I attended the monthly meeting of the Kansas Writers Association earlier today and enjoyed it. It was good to meet a few other people who were writing, I learned about a writer's group that meets in Pratt and the chance to go to informal meetings in Wichita, at which time people will critique each other's writing. Definitely made the right decision to go and hopefully I'll get some more insight regarding writing and how to get published.
The topic at the meeting was about creativity and imagination. One of the points discussed was that the usage of "creativity" with regards to the thought process, didn't become common until 1926. Among the topics discussed was how creativity seemed to be linked to mood disorders, which I can relate to a bit (I have an overactive imagination and a short temper) and that creative people tend to be persistent (evidence: when a writer sits down to write a short story or novel, the writer really wants to get it finished).
We also discussed how children these days get a lot of time to imagine and pretend, and how it wasn't always that way. It used to be the children would go and do the same work their parents were doing. Nowadays they are allowed to be kids and have some fun.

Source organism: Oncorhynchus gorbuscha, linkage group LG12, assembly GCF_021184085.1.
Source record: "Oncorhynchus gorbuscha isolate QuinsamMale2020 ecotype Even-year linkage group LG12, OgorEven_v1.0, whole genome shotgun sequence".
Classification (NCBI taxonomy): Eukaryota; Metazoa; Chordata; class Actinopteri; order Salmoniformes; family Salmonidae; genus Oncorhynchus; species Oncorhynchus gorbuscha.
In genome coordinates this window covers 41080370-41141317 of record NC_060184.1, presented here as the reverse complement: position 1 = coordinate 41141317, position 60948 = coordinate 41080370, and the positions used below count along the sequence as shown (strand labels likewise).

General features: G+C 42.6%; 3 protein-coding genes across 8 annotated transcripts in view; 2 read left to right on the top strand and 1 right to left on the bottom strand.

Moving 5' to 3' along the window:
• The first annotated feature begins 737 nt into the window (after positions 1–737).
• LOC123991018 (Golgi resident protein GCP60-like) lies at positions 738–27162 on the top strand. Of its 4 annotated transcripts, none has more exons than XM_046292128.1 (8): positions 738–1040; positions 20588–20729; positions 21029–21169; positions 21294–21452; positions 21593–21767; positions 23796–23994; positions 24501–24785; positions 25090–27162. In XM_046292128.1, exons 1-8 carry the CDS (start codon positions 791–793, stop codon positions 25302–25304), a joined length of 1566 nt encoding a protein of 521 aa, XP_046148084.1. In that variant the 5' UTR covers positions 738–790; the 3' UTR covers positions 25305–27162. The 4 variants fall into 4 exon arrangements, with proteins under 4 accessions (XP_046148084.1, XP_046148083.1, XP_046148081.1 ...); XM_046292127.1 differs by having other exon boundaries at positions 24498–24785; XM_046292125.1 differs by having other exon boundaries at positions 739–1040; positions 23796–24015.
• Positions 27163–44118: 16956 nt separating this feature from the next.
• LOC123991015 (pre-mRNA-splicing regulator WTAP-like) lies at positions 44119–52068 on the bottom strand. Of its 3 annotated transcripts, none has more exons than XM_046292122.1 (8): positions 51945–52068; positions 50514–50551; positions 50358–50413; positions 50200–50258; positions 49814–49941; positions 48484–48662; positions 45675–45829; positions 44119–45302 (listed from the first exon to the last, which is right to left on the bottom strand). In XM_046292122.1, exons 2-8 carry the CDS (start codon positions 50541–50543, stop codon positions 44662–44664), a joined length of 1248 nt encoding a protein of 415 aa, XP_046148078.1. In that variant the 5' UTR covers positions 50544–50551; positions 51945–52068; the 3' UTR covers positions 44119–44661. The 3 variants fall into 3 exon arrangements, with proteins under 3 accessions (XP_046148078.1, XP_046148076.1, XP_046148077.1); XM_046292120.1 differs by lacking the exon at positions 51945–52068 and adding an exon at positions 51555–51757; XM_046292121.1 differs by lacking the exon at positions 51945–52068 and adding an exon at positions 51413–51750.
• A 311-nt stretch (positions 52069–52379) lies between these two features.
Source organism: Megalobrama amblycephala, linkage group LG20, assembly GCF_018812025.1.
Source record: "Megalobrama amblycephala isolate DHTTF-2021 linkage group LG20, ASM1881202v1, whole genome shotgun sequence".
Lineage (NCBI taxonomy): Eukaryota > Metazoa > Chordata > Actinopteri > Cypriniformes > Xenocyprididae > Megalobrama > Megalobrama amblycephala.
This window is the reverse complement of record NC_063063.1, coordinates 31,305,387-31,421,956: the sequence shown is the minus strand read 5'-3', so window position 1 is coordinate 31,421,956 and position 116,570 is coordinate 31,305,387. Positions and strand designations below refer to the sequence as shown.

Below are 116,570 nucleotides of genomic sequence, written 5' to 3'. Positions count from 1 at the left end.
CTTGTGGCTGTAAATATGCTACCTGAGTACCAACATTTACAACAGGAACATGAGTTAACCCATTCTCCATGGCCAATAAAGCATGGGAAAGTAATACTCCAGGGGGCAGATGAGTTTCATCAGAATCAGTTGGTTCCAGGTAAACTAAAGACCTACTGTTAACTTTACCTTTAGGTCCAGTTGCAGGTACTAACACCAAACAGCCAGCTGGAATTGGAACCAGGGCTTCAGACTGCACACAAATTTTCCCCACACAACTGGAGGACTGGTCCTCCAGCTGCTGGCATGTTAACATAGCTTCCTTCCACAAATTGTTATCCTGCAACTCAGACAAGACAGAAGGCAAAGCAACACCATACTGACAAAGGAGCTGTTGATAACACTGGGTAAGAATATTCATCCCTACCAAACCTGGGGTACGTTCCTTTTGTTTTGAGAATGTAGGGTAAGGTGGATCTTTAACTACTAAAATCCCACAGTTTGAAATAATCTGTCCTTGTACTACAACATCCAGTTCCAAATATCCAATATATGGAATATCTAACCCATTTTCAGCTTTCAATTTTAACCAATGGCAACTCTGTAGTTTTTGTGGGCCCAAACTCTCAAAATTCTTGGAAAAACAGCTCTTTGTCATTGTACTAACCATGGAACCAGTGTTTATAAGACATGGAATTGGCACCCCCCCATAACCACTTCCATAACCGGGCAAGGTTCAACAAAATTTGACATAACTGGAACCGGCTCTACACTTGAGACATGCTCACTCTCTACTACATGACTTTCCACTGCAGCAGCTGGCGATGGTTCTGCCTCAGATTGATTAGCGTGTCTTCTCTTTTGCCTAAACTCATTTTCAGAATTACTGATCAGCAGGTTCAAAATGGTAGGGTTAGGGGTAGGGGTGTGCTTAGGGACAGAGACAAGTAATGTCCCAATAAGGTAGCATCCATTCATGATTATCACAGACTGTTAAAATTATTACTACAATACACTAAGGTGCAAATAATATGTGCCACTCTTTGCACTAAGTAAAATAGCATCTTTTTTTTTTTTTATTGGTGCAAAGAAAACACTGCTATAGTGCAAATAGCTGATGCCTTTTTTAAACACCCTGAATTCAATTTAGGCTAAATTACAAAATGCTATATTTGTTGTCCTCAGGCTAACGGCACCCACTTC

And that brings me to another topic discussed: How creativity is enhanced in part by work, by play and by rest -- and the three should be evenly divided. In other words, too much work leads to too much stress and stifles creativity.
It makes sense when you think about the 24-hour day, to have an eight-hour day for work, get eight hours of sleep and leave the rest of the day to yourself. It's definitely something our workaholic society who survives on not enough sleep should think carefully about. How many creative works are likely getting lost because we spend too much time working and not enough time sleeping and enjoying ourselves.
I look forward to more meetings with Kansas Writers Association members. It was a pleasure to get to know some people there and hopefully this helps me along the new path I'm following.